Distance between implants considerable: long-term success?

I placed 2 implants in the maxillary right posterior quadrant using an indirect sinus lift without bone grafts. The implant in 16 is 3.5×11.5mm and the implant in 17 is 5x10mm. The buccolingual bone width was sufficient.  I am concerned about 2 potential problems:

  1. Do you consider the implant in 17 site too close to tooth 18?
  2. The distance between the implants is considerable.

Can you recommend options for prosthetic rehabilitation with the greatest chance for long term success?

20 thoughts on: Distance between implants considerable: long-term success?

  1. Gregori Kurtzman DDS says:

    Distance to the natural teeth is fine. i would restore this with a 3 unit bridge as doing that with 2 crowns will create a food trap under the contact between them that can be remedied with a bridge and how the pontic contacts the ridge.

  2. Zev Kaufman, DDS says:

    Excellent placement! Restore with a Three unit bridge and when delivering a provisional, anesthetize the patient, make a small mesio/distal incision and create an ovate pontic into the edentulous site. In two weeks you will have a wonderful ovate pontic site that will not impact food and will feel natural to the patient as if there is a tooth in between the implant crowns.
    Best of luck,

  3. malcolm miller M.D.,D.D.S.,M.Sc.H.A., MSc Perio. says:

    The longterm prognosis for integration of the distal implant is uncertain.
    It has been shown in the literature that any less the 2.1 mm – 2.5 will result in breakdown of the bone height and loss of integration over time. I KNOW that many people on this site refer to their own experience and discount the scientific evidence based research , but having almost 9,500 implants in function over 12 years I think it is important to look at the research. Terms like “this works for me” or “in my hands ” are not terms we should use in any discipline anymore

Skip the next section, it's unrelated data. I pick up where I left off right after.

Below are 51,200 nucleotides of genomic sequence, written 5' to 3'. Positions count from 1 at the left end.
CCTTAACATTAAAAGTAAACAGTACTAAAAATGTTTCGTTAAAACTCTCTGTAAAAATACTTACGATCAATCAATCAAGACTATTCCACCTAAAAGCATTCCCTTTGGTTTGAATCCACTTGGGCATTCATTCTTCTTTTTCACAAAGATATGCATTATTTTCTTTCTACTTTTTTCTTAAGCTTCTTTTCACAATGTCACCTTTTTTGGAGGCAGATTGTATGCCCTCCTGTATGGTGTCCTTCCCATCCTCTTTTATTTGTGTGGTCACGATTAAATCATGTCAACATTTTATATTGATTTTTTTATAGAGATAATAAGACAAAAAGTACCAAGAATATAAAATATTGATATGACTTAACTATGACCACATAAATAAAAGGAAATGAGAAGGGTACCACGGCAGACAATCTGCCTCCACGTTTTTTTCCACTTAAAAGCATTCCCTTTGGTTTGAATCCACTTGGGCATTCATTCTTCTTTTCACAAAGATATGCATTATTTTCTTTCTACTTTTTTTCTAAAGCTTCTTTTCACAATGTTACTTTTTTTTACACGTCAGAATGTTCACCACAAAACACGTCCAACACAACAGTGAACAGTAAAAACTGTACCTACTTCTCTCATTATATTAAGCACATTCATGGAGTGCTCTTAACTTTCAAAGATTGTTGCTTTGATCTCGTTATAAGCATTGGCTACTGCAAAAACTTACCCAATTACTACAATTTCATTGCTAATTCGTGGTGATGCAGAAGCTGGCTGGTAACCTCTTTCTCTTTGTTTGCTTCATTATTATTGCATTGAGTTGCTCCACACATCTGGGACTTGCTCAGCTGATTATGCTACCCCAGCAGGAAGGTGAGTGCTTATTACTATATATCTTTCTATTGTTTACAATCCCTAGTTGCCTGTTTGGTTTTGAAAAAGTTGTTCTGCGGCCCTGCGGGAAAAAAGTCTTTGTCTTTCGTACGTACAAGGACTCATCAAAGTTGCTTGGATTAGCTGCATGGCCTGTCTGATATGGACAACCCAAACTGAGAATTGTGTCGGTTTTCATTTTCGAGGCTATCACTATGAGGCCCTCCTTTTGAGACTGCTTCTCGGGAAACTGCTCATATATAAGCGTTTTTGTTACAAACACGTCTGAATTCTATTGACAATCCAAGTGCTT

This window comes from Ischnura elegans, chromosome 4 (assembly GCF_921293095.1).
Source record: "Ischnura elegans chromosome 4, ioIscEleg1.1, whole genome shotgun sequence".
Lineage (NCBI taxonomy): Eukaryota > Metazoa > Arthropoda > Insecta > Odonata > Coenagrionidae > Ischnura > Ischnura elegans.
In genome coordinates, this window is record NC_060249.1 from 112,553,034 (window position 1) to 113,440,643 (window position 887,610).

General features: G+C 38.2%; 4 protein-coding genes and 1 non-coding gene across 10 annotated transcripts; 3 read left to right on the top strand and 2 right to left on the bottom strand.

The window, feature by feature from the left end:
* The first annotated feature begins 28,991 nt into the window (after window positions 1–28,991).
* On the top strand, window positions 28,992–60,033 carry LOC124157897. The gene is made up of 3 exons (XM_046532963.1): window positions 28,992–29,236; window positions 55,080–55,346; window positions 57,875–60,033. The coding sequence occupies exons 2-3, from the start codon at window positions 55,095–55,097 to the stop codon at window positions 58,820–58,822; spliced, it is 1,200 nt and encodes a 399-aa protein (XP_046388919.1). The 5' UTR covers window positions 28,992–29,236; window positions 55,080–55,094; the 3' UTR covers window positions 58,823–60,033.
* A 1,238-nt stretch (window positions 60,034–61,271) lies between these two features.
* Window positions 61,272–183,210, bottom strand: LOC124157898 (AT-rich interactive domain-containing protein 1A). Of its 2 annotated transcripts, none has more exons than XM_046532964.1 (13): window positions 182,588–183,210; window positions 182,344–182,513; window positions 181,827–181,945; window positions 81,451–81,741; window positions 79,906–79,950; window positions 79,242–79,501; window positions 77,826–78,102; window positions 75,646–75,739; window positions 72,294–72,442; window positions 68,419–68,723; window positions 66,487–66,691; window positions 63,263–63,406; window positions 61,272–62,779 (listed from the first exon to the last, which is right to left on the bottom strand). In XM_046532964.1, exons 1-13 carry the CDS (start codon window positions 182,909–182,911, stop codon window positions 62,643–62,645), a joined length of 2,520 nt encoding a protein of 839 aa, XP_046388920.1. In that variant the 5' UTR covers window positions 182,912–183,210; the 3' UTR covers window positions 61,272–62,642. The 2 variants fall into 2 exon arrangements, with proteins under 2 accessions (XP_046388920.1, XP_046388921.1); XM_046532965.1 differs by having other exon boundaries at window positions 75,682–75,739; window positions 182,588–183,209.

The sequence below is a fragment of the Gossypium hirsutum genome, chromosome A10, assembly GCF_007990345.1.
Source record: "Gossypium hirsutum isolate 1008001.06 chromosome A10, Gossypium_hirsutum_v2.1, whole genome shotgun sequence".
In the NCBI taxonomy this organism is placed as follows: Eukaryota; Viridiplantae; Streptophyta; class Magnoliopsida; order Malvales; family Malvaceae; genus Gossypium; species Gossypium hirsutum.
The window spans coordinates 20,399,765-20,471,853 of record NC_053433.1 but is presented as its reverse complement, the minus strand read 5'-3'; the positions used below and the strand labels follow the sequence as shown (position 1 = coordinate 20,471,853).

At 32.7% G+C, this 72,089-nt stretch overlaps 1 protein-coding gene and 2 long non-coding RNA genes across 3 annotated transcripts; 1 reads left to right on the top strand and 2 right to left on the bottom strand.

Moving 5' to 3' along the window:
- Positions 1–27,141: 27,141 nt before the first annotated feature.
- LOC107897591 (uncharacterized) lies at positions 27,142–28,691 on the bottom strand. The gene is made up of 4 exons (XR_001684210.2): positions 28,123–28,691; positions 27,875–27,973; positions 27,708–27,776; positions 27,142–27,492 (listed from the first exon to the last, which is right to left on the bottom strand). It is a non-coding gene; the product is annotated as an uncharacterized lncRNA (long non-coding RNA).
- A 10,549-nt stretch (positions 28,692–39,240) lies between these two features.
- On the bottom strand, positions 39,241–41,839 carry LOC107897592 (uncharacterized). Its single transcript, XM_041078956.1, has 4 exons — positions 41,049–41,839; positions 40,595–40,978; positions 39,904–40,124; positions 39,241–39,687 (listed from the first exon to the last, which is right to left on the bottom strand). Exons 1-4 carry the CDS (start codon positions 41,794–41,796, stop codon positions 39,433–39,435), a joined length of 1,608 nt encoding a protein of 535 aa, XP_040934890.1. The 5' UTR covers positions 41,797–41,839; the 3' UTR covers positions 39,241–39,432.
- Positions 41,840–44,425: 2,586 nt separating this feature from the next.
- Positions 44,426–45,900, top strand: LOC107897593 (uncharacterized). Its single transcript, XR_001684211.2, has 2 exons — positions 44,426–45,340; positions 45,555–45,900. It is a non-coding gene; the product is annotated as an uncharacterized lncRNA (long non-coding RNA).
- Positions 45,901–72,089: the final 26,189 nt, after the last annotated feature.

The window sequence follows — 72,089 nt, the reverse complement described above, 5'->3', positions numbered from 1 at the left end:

but I see this on this site frequently.If there are questions people have , we are here to help each other , but only data from properly researched journals should be used – in your office and on this site. I will answer any questions people have but some of the silly answers posted here are not viable in 2018.Again , Let’s use the proper research to help anyone looking for advice.

    • Anon

      I totally agree with you Dr Miller.
      I think if we rely on our personal experiences only,we are going to be in a situation of juggling clinical evidence and emotions .what one dentist sees as an appropriate way of treating this situation with might differs from another .Literature and clinical research are very important tools to use for more predictable results.

  4. Dr.Alan Amin says:

    I agree with Dr.Kurtzman in short term, but scientifically talking , I am with recommendations of Dr. Malcolm Miller,if we really wants to help each other in right way not decisive one, also I notice few shallow thinking advice from some of this website which were most of them expressing little personal experiences in dental implantology,.
    DR.Alan Amin,Oral Surgeon &oral Paleontologist

  5. Zev Kaufman, DDS says:

    Dear Colleagues:
    Please remember, this IS NOT a scientific forum! This is a practical question and answer, social networking site. Kudos to the doctors who post questions, that many others might have, and kudos to those who take the time to post answers with, hopefully, practical solutions to the problems.
    For over 20 years of teaching the subject I have seen excellent work from clinicians with very limited experience and at the same token, I have seen NOT-so-excellent work from people who can quote research and write text books. As you all know, Dentistry IS a combination of Skill, Knowledge, Expertise, and Experience. One can learn a great deal from others’ mistakes!